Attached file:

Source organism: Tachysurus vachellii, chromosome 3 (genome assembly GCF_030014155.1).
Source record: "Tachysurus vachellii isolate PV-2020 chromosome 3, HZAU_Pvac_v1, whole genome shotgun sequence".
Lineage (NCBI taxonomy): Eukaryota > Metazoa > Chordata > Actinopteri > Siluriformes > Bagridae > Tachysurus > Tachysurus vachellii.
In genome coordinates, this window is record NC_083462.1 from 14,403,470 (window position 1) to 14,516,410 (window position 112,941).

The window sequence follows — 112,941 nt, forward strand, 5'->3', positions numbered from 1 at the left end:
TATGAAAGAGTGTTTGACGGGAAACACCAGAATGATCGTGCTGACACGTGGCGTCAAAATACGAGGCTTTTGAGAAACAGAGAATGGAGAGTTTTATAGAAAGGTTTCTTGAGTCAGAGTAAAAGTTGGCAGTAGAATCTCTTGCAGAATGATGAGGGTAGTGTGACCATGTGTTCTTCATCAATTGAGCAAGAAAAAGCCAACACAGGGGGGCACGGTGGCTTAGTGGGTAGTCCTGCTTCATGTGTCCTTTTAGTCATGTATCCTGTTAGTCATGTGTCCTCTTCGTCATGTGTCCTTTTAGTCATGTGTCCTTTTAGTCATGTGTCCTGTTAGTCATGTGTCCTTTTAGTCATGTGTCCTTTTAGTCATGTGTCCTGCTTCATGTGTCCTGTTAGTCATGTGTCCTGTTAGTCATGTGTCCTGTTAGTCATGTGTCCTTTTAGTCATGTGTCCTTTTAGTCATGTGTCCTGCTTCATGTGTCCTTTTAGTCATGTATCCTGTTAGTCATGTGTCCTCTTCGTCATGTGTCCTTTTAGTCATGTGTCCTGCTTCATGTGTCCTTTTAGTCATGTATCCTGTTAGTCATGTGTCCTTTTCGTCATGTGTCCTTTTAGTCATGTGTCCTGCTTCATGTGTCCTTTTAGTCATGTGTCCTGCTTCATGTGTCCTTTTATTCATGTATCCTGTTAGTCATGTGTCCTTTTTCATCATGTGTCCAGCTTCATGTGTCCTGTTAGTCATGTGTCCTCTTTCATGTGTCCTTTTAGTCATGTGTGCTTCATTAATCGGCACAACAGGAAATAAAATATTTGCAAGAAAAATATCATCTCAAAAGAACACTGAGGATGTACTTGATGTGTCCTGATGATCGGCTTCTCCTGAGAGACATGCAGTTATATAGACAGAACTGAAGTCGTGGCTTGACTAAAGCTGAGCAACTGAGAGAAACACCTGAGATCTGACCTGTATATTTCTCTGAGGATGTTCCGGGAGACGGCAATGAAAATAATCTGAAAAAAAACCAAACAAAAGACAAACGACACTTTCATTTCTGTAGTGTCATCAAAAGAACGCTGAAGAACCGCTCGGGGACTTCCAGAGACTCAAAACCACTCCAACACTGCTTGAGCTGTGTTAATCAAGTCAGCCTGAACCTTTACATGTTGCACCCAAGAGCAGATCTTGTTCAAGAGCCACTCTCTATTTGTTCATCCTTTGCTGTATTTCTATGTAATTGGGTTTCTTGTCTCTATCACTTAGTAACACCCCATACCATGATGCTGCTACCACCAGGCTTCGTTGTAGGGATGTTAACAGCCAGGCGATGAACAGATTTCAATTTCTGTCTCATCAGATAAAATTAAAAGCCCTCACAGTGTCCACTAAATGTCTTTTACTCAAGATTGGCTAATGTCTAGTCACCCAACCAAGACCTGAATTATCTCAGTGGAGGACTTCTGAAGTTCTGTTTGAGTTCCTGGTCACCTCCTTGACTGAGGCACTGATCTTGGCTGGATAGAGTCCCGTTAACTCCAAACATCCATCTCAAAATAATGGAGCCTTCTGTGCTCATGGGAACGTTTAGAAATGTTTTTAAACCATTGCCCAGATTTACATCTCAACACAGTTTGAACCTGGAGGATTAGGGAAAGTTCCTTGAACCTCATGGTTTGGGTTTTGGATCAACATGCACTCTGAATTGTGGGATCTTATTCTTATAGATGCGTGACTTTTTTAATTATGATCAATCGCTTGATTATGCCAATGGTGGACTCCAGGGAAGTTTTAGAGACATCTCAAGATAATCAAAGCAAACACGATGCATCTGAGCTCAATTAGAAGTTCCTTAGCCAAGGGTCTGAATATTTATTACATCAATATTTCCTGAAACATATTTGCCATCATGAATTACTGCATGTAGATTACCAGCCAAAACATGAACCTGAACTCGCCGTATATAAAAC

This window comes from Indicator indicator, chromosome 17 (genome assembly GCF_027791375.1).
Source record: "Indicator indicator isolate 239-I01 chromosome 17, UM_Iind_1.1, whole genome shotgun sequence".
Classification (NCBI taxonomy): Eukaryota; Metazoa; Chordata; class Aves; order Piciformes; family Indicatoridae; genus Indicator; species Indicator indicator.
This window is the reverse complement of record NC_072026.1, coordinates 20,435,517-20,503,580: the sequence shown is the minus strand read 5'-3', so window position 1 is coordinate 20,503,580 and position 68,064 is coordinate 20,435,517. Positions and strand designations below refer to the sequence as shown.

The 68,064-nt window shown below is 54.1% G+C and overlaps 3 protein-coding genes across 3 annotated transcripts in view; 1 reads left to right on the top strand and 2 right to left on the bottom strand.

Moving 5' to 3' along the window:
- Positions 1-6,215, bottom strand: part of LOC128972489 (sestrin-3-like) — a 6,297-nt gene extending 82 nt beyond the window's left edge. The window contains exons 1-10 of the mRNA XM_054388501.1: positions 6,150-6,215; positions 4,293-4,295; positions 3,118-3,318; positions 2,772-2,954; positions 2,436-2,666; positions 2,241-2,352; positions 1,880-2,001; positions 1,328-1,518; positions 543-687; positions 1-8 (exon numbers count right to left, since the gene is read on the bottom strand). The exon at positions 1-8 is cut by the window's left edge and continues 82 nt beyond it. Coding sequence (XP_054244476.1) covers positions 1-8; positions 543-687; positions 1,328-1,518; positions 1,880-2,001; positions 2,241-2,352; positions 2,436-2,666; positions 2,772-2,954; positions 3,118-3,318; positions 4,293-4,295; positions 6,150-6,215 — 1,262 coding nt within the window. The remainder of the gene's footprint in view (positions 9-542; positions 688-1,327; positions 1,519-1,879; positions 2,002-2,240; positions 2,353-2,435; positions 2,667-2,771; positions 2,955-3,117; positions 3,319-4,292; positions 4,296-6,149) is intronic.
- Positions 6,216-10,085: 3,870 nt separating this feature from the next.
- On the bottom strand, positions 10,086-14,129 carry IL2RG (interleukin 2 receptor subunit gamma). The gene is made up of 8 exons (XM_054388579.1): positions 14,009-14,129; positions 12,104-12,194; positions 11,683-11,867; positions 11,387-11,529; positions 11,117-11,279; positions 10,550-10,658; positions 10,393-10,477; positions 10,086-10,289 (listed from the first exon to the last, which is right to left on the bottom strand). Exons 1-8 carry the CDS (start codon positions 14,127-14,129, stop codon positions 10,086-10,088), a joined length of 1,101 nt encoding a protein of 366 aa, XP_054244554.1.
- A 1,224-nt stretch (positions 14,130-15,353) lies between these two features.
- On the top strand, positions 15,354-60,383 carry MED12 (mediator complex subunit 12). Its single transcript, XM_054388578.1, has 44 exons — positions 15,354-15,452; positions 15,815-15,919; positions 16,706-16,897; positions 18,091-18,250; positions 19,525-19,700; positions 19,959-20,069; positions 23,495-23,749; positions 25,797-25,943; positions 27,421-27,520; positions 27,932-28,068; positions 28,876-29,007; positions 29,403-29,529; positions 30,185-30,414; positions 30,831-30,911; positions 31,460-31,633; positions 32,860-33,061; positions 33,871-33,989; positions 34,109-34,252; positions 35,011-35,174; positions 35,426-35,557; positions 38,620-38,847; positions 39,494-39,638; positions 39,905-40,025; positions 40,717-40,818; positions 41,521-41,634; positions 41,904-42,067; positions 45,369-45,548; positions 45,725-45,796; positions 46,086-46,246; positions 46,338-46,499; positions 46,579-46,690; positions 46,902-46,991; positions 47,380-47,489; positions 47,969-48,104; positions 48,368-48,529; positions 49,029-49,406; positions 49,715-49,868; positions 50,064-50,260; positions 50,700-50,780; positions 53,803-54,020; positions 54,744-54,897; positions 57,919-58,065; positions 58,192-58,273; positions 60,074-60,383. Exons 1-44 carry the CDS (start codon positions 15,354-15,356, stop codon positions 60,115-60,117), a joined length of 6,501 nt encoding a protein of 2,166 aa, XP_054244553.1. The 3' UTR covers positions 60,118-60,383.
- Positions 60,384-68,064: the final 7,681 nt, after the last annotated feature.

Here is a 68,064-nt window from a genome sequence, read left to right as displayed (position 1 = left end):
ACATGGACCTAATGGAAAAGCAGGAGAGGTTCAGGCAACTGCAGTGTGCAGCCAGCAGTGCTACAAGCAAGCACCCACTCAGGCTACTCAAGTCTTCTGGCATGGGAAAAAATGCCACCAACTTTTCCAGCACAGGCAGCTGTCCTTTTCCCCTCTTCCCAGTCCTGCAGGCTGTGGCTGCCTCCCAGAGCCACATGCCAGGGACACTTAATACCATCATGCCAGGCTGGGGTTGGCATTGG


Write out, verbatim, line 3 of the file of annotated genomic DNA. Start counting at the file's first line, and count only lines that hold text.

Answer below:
Lineage (NCBI taxonomy): Eukaryota > Metazoa > Chordata > Actinopteri > Siluriformes > Bagridae > Tachysurus > Tachysurus vachellii.